By Luke DeCock/The
Story editor Jim O'Connell; headline by Mike Spence
They said he was coming, but no one could see through the fog. Somewhere down the trail, Jeremy Wright was on his way to the summit of Pikes Peak, and he was close.
Suddenly he burst through the haze and there he was, just feet from the top. Picking his way limberly along the rocky trail, Wright jogged easily to the finish having traveled the 13.32 miles up Barr Trail in 2 hours, 18 minutes, 32 seconds.
It wasn't possible to see anyone behind him, but it wasn't because of the fog. He was almost 5 minutes ahead of his nearest competition.
Twenty-six minutes later, Cindy O'Neill was the first woman across the line, 19th overall in 2:45:17. Her lead was even bigger, 8 minutes ahead of second place.
Haven't we seen this before? Last year, maybe?
Both Wright and O'Neill repeated as winners of the Pikes Peak Ascent on Saturday, the first time that's happened in six years. Scott Elliott and J'ne Day-Lucore were the last to do it, in 1992-1993.
Wright, 25, learned quite a bit in winning last year and it showed as he shaved more than 8 minutes off his time.
He went slower at the bottom in an attempt to have more left at the top, and did he ever. When he passed Barr Camp, the halfway point, no one else was as prepared as he was for the high-altitude portion of the course.
"I actually think I left a couple minutes out there," said Wright, who weighed himself down with a pair of hoop earrings and a stud in his tongue. "Effortwise, in this kind of race it's hard to try to run a time, because you don't know what the weather is like and you don't know how you're going to feel when you get above the tree line."
Even missing an aid station at the A-frame, a key water stop setting up the final push to the finish, couldn't slow Wright.
By then, he was able to look back and see, well, nothing behind him. No one was even near him.
"I was worried at Barr Camp, because they were so close," Wright said. "Then I got up there a little higher and I was feeling good. I went from worrying about the people behind me to worrying about falling or turning an ankle."
Wright isn't running the marathon today. He's got four more races to run this year and he's not going to batter himself with the downhill. His next challenge: A world-caliber race in Malaysia in September that he knows very little about.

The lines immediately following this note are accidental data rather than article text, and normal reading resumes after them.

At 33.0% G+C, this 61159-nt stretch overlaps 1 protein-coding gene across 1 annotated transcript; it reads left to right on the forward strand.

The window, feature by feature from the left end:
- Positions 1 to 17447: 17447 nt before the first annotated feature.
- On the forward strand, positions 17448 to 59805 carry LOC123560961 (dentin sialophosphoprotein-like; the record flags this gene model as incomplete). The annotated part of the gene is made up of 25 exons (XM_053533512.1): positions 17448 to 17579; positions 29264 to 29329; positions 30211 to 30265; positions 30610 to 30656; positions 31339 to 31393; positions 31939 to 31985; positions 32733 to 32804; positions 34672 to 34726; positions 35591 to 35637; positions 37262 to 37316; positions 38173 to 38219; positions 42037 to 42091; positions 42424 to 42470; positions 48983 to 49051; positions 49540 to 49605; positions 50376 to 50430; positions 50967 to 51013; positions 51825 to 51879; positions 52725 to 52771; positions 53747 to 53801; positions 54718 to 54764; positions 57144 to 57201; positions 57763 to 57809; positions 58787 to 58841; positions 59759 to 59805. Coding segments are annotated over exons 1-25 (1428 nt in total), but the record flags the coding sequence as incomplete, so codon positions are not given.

"All I know is I got my plane tickets," Wright said. "I guess that's the important part."
O'Neill had one big advantage over Wright while preparing her title defense. He's from Laramie, Wyo., but she's from Manitou Springs.
That allowed her to put in some intense runs at the top of the mountain on a regular basis over the past nine months. Saturday she was a little slower than last year to the A-frame - O'Neill blamed the heat - but much faster over the final 3 miles.
"I had run the top 3 miles in training every weekend and I had run some pretty fast times on those," said O'Neill, 37. "So I knew in the race I'd probably be able to run about 2 minutes slower than those, and that's a lot faster than I ran that part last year."
She's still consistent. O'Neill's time was 6 seconds slower than her winning time last year.
She won't follow an Ascent win with a run in the marathon like last year, when she wilted and came to a skidding halt on her way down. Instead, she'll start training next week for the Twin Cities Marathon in Minneapolis, her first flat-land marathon after years of mountain running.
That won't keep her off the peak, though. She'll jog a few miles up to French Creek and volunteer at the aid station there.
"I just love Pikes Peak," said O'Neill, who's won the Ascent twice in seven tries. "The more I'm on it the more I think it's beautiful. It's different every time."
The Ascent can't measure up to O'Neill's take on the mountain.
Lately, it's been the same every time.
Luke DeCock may be reached at 636-0178 or at firstname.lastname@example.org